Follow her on Instagram: @shivalry_inc

3 Comments

Please or register to post a comment.

  1. Ted Dickens

    More technical data that contradicts the conclusion.   Film, like digital sensors, has a dynamic range — a measure of the difference between the darkest and lightest thing it can record.  Things darker than the dynamic range  “block up” and show up as black; things brighter than the dynamic range get “blown out ” and show up as white.  Since no film can capture the full range of brightness, every exposure is a compromise.  Ansel Adams’ Zone System fully explores the compromises.  Want to see all the details in a sunlit waterfall?  Then the trees in the background are going to be a dark blob.  Want to see all the details in the trees?  Then the waterfall is going to be a white blob.  Adams used a spot meter to evaluate specific elements: How much light is coming from that building?  How much from that rock?  How much from that face?  Then he calculated the exposure to make sure the film would get everything he wanted.  If you don’t have time to do that, put an 18% grey card in the scene and meter off that.  Whether or not there are ANY faces in the shot, that will give you a reasonably good exposure.  Don’t have an 18% gray card around?  Then meter the light reflecting from your palm.  Your skin color doesn’t matter; your palm is close enough to 18% gray to do the trick.

    There’s no racial bias here: It’s all about the physics of light and the chemistry of capturing light.

    Photographer Adam Broomberg is quoted as saying, “If you exposed film for a white kid, the black kid sitting next to him
    would be rendered invisible except for the whites of his eyes and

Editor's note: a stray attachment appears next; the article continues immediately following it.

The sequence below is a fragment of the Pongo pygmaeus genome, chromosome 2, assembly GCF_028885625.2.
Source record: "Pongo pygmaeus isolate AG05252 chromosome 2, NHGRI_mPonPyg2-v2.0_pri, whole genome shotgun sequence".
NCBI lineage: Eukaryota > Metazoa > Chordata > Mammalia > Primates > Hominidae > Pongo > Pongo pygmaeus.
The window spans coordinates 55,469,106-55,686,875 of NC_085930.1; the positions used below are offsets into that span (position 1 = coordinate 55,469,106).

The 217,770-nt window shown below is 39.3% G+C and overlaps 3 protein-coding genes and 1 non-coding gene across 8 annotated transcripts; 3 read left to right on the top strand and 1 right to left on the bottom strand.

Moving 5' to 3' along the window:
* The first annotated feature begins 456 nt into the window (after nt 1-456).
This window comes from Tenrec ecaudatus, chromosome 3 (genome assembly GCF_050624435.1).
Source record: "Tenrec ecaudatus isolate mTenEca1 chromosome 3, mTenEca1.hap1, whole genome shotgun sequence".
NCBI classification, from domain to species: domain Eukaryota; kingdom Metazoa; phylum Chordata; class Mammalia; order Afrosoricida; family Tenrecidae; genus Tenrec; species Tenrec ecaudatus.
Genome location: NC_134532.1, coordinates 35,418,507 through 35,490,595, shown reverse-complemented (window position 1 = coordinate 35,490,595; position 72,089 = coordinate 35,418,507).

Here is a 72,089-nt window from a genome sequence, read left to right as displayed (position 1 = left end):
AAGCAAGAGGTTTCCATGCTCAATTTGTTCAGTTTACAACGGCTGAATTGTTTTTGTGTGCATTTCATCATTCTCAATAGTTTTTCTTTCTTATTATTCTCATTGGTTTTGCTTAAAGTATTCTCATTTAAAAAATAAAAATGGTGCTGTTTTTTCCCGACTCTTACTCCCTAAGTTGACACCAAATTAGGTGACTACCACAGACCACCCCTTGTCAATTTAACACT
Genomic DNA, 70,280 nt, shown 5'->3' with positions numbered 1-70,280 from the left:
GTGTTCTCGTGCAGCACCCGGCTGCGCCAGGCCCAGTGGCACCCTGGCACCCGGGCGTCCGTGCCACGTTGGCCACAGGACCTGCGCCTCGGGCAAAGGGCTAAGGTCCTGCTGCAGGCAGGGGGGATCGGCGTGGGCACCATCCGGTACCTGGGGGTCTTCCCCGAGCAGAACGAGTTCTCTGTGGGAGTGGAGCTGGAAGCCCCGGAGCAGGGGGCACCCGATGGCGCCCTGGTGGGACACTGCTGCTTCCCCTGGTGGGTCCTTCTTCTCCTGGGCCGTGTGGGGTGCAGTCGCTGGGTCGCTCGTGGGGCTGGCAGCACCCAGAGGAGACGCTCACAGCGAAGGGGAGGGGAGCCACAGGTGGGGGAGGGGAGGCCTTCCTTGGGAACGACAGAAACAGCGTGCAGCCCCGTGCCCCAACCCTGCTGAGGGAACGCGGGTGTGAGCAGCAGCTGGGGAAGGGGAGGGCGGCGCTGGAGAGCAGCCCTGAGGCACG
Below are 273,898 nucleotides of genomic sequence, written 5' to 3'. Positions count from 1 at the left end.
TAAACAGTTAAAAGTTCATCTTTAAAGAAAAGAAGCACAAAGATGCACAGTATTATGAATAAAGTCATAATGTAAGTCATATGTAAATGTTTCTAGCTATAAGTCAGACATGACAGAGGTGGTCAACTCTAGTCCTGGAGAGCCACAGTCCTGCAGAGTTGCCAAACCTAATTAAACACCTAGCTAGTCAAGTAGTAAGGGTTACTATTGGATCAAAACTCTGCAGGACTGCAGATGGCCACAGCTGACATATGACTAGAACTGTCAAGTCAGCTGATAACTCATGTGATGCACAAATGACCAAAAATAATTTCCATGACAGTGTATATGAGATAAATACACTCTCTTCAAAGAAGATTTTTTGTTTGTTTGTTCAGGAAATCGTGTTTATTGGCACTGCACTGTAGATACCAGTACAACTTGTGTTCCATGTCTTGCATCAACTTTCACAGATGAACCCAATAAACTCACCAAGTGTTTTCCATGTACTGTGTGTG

teeth.”  That’s true.  And if you exposed film for the black kid, the white kid sitting next to him would be rendered invisible except for anything he had on that was dark: Hair, glasses, clothing…  The films simply had insufficient dynamic range.  And the problem with photographic papers was worse: They have less dynamic range than film.  So even if the film captured all the subtleties of skin tones in both the white and black kids — it’s possible that you would lose some of them when making the print.

    Turning something like this into a claim of “racism” is a disservice; it takes attention away from the real problems.

    | |
  2. Ben Perrin

    Sigh, as a photographer you should have a basic understanding of tone and contrast. Thus “white” faces are easier to track (in the case of the hp software). It has nothing to do with being racist but the higher level of difficulty associated with picking up dark skin tones. This will naturally get easier as technology progresses and cameras with a higher dynamic range become common place. It is not a cultural bias towards lighter skin tones.

    | |
    • Joshua McKenna

      While it’s interesting that film was standardized using a white woman’s face, I have to agree with Ben here that I believe this is as much a technical issue as a social one. Though, I’m speaking as a white male…so am I merely blind to the fact this is a racism issue? Or is this—as I perceive and as Ben asserts—a technical issue?

      | |